When I started in the Violeta Dojo I was in my early thirties, had two very young boys, and was at the onset of a marital crisis. Going to the dojo three times a week wasn’t going to help much. Yet I needed the grind and sweat, the extremeness of it to break the placidness of the everyday. I worked in a small, dark office translating legal opinions of the court to English. This is a painstaking, lonely, and tiring job. It was a far cry from my previous work at an ad agency where producing TV and radio spots for retail accounts at least got me out of the office for most of the day and sometimes part of the evening. Karate was one of the very few things in my life where I saw results and that had any sort of meaningful structure. At the time it seemed a reasonable alternative to going mad or ending up sprawled drunk in a blind alley. That was the consensus of all concerned: go back to the dojo and work it out through the kata, and the 10-step pushup (some things never change).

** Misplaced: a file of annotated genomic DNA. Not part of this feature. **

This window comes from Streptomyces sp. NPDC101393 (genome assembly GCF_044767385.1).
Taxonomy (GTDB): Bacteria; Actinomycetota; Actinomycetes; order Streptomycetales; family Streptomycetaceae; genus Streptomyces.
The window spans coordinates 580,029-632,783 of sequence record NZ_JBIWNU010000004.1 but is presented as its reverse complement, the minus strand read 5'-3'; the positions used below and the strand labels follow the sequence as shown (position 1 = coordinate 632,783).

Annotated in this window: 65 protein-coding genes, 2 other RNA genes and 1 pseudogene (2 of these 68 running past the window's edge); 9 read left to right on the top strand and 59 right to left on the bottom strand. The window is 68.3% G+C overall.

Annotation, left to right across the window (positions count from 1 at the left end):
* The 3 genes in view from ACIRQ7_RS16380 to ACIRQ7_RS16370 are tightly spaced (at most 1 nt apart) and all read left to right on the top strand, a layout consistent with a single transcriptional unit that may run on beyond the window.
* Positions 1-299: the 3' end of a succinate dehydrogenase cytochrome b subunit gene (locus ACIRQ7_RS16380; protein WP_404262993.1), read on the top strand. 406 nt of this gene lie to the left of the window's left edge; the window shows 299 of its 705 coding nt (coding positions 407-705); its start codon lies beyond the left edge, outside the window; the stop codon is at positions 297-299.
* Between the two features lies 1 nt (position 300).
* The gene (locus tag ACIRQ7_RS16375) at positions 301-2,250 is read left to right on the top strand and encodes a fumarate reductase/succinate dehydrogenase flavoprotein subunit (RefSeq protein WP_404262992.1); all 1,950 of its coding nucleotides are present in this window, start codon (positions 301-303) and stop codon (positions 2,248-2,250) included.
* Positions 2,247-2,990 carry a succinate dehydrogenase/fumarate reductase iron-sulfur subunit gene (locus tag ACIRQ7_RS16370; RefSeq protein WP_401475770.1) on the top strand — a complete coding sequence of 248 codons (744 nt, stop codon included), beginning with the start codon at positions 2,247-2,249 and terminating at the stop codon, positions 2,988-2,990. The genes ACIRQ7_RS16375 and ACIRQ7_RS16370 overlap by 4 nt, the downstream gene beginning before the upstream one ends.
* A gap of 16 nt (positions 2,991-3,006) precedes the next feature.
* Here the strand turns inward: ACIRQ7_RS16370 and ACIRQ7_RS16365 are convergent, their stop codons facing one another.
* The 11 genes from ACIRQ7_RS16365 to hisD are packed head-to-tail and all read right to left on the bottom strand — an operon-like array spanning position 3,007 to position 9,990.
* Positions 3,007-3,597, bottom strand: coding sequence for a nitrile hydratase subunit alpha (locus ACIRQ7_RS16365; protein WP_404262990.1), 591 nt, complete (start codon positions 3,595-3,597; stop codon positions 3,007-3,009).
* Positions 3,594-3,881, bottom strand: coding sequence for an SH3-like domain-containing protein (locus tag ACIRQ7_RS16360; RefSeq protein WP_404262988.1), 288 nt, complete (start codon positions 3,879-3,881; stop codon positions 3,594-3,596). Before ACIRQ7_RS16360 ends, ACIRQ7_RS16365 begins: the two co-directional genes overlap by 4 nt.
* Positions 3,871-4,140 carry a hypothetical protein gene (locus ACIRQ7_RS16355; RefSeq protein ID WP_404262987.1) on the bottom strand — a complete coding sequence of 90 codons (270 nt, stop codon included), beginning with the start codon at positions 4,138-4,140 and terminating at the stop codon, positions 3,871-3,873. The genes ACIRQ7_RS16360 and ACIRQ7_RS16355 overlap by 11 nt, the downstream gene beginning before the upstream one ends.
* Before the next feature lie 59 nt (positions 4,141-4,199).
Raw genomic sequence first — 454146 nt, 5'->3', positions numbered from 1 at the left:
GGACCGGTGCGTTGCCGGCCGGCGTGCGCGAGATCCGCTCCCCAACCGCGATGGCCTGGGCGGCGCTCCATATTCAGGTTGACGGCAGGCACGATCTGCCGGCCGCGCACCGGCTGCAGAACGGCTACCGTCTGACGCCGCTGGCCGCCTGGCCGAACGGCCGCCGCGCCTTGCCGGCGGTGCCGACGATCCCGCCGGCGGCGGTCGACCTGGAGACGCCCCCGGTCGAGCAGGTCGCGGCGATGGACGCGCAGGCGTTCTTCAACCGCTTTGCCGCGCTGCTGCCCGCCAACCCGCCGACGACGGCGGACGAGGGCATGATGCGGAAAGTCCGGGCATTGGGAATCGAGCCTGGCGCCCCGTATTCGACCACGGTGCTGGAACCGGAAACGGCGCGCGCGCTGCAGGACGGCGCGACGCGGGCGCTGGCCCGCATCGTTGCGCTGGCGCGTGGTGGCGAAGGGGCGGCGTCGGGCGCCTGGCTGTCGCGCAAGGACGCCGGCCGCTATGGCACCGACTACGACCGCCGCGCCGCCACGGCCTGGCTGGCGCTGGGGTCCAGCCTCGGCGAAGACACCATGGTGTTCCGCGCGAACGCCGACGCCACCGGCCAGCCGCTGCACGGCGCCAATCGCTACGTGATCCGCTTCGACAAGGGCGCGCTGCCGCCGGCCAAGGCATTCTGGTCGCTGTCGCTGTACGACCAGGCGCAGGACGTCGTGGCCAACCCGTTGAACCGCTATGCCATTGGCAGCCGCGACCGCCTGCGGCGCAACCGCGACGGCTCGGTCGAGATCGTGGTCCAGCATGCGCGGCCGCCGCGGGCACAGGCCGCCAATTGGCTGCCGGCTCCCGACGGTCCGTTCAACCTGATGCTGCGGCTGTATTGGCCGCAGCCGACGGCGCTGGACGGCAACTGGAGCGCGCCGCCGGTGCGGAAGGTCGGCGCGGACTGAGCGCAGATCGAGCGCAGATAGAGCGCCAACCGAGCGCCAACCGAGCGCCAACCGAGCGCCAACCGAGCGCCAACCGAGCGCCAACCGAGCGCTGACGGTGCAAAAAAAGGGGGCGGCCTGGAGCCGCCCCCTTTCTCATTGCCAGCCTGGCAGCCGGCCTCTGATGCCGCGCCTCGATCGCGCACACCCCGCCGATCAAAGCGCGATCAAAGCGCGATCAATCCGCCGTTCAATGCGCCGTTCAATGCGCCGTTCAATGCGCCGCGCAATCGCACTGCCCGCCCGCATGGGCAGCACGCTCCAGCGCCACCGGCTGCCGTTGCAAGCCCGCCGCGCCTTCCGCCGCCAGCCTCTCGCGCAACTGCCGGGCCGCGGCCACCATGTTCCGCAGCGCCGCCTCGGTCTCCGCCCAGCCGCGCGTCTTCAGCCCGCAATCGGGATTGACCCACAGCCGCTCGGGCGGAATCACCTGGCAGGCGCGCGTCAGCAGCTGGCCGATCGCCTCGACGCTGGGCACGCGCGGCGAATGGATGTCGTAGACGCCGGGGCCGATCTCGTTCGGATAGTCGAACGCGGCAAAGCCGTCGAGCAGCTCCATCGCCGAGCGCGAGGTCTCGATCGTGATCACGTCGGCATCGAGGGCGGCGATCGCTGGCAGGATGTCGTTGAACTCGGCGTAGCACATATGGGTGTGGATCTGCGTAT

So much for spiritual enlightenment. I was a mess so I thought I’d throw Goju into the mix and see what happened. I’d get to dojo running from work, change into my fucked up old gi and rinse my feet (courtesy requirement), then enter to warm up, do my hojo-undo. That was a change. Kimo had the whole array lined in the back of the dojo and after teaching you the basics, would prescribe a routine suited to your needs and ability. The chi-ishi was what he’d start you out with. Kimo stressed this sort of training but only after he was certain you had the physical preparedness for it. At the beginning you did it under the supervision of a senior student or Kimo himself.
I slowly realized that I was more a white belt than green belt. Even though I knew the steps in my kata I was still a greenhorn. I knew nothing. Kimo tore apart my Gekisai, undid my Saifa, retooled my Sanchin.
Kimo told the story of how a black belt through sweat, use, and time started to fade, become white; and how a white belt through the same process darkened in time. The color of a belt just says at what stage of undoing you’re at.
I began my undoing.